New Zealand can take over other OECD countries by the end of this year if Kiwis keep up the level of vaccination rates the Government has seen so far this lockdown.

Deputy Prime Minister Grant Robertson also told Newstalk ZB the more New Zealanders who are vaccinated will mean less chance of level 4 lockdowns happening in the future.

The goal was to ease border restrictions but that, along with working out how to live with Covid, could only happen if the country had a high vaccination rate.

“We want to move to different barriers at the border, where we were looking at low, medium, high risk countries and that if you had been to a low risk country you could come and go pretty easily.

“It’s about giving ourselves options for 2022. I think the thing that we are all getting our heads around, is that Covid is going to be part of our future, and that is really a question of how we’re going to manage it, but vaccination is critical, other public health measures will be needed.

“But these kind of lockdowns are what we want to avoid and we will be able to once we get that vaccination level up.”

Prime Minister Jacinda Ardern announced 83 new Covid cases today, bringing the country’s total to 511.

Of those cases, one was in Wellington and the remainder in Auckland.

There are seven sub-clusters, the largest of which involves the Mangere church with 237 while the Birkdale cluster has 68.

Robertson said New Zealand wouldn’t run out of vaccine.

“We won’t run out of vaccine. We have orders coming and by the end of October we will have everything in terms of the vaccination that we need.”

The country received a delivery of around 320,000 doses a few days ago but if the country got to the point where it was tight, they would simply manage the maximum amount of doses given out until it was.

As for New Zealand having the lowest rate of vaccinations in the OECD and whether we would shake off that title, Robertson said “absolutely”.

“That’s the job in front of New Zealanders from here. If we keep going around the rates we are now we will be moving well ahead of other countries.

“This is something that when people think, ‘well what can I do?’, this is what you can do.

“Not just get vaccinated yourself but have that conversation with a friend or family member whose a little bit hesitant, because yes, I think the opportunity is right there for New Zealand to have one of the highest vaccination rates in the world.

“If we can finish the latter part of this year with the vast bulk of eligible people vaccinated that is going to give tremendous options for how we manage going forward from here and protect the gains we’ve had.”

As for there being no cases in the Coromandel or South Island, Robertson said that was “pretty remarkable in many ways”.

“What we know is that of the couple that went there, one was fully vaccinated and the other appears to be someone who doesn’t shed the virus. Not everybody who gets it spreads it.”

As for the South Island, that was a case of the level 4 lockdown “doing its job”.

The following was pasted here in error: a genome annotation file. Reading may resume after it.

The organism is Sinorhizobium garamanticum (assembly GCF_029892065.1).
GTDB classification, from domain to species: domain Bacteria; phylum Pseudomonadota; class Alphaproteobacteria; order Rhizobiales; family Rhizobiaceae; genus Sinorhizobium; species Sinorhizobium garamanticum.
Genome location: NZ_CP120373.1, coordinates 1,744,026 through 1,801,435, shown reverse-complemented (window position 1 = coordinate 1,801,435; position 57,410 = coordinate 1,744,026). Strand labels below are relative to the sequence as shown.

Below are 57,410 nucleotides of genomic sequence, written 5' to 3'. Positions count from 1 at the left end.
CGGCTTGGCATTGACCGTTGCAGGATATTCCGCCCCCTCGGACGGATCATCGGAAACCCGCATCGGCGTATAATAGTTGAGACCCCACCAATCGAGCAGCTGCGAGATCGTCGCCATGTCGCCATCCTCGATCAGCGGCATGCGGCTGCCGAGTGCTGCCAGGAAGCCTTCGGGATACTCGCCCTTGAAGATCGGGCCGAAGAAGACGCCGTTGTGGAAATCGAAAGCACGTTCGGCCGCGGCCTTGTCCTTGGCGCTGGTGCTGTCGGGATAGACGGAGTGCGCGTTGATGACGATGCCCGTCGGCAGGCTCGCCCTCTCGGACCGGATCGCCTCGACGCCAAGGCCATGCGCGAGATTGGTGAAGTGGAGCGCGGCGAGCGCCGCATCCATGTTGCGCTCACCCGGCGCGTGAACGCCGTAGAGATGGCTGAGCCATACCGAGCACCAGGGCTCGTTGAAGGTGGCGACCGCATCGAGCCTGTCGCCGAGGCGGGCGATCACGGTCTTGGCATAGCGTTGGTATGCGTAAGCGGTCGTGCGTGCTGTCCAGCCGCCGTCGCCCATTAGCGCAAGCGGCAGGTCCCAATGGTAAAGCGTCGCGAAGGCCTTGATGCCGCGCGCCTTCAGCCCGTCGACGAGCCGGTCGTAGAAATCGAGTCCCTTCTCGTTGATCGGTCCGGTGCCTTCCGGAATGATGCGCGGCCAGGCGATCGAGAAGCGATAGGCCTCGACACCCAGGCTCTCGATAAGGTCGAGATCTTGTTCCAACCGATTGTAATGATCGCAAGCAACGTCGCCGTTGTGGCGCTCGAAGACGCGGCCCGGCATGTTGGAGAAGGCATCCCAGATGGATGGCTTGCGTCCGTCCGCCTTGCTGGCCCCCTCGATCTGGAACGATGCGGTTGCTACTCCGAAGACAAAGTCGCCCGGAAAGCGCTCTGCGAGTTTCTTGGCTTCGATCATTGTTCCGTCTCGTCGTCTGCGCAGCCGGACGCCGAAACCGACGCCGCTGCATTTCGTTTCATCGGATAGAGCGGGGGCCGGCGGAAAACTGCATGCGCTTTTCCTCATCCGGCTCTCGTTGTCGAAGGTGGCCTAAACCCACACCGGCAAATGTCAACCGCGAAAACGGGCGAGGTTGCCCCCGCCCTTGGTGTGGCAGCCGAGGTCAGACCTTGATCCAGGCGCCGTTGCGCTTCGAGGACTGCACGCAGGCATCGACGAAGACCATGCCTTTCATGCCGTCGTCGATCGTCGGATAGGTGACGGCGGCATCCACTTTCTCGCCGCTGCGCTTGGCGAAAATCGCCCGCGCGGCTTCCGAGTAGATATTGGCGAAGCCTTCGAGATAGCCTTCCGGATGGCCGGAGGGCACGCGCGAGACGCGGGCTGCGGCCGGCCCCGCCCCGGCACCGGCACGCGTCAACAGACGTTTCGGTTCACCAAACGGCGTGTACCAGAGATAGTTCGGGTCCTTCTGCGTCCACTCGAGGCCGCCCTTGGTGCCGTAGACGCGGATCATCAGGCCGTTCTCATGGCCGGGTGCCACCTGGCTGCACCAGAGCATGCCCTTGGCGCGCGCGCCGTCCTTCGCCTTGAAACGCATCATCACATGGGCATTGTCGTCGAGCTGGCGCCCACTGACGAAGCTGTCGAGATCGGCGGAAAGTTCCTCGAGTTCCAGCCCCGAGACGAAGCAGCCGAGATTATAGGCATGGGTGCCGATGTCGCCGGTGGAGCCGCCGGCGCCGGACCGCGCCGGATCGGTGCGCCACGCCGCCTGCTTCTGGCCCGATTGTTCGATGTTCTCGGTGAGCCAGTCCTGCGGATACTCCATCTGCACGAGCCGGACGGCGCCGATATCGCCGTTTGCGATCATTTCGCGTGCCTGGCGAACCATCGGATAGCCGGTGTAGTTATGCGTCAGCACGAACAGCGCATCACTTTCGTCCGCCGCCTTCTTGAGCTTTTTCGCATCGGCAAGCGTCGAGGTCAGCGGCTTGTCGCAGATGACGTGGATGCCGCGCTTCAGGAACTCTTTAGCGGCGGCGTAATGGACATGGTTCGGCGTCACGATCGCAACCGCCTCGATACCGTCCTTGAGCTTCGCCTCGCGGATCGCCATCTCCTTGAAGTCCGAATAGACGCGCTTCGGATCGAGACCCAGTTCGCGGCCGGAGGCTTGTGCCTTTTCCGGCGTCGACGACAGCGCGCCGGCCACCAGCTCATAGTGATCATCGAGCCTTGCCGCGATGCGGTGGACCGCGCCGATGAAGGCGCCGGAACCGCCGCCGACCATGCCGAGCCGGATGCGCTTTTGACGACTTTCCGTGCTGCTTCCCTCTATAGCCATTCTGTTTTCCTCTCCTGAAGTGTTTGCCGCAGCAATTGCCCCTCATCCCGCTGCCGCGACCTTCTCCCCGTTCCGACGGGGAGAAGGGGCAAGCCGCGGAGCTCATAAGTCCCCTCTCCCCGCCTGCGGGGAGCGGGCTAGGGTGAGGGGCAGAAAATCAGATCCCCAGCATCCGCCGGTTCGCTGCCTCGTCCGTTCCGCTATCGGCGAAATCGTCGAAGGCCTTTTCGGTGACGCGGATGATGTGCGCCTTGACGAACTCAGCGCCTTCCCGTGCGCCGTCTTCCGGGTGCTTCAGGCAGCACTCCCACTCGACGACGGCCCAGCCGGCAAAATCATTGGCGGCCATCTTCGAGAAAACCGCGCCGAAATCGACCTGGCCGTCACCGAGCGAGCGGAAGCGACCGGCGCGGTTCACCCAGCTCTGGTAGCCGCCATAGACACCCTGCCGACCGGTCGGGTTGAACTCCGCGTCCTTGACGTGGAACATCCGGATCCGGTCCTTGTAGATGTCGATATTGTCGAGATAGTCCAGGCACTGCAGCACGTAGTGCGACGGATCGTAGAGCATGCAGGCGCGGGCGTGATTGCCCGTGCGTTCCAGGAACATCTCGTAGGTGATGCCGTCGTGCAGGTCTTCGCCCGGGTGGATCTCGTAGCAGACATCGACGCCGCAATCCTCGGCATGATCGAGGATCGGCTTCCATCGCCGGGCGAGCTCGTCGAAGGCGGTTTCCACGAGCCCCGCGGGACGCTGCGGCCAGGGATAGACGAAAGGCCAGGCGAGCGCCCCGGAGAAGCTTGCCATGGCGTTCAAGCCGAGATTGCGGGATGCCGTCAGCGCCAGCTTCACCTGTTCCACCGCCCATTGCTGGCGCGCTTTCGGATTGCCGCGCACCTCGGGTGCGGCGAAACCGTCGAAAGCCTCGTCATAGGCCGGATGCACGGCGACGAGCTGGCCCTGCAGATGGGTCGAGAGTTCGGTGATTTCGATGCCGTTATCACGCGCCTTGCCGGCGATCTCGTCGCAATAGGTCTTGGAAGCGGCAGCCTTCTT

“It cut that movement off straight away.”

For the rest of New Zealand moving into level 3 this week, that would mean a higher priority and focus on mask use and physical distancing at those businesses.

Meanwhile, asked whether the country had possibly plateaued in terms of Covid numbers – with there just being one more than yesterday – epidemiologist Michael Baker told Newstalk ZB “it certainly looks like it”.

The reproduction rating looked like it was now below one, at 0.8, which was “real positive news” for Aucklanders as they were doing their bit to stamp out Delta.

The number of cases just proved how more spreadable Delta was and the country was put into lockdown “in the nick of time”.

Given how contagious Delta is, Baker wanted to see mask use mandatory at level 3 and possibly 2 as well.

He said the alert levels weren’t designed for the Delta strain.

“Of course we want to get to level 2, but we have to change those alert levels because they were designed for a different virus.”

The big issue for Covid, especially Delta, was its aerosol spread as opposed to surface and outdoors.

“It doesn’t transmit easily outdoors. I think some countries they have gone to a policy where you wear your mask all day but the big problem is indoor environments.

“I’m not sure if we need to require masks outdoors.”

Baker said he was yet to see any studies or documentation that Covid had been caught from a surface.

“If you think of all the effort that went to cleaning things early on in the pandemic, and basic hygiene is still important … we’ve got no examples of surfaces ever transmitting this virus.

“When I hear people say we’re closing for several days for a deep clean, I say ‘well what are you actually trying to do with that?’

“It’s been really over-emphasised I think at the expense of thinking about indoor air.”

Baker said that’s because the virus latched onto receptors in the upper airway and it might be that it had to be suspended in the air to meet those surfaces, so simply touching a surface that might be slightly contaminated, if it was transferred into the mouth it may not get to those specific receptors.

“It hasn’t been documented and that makes me think it must be quite a rear mode of transmission.”

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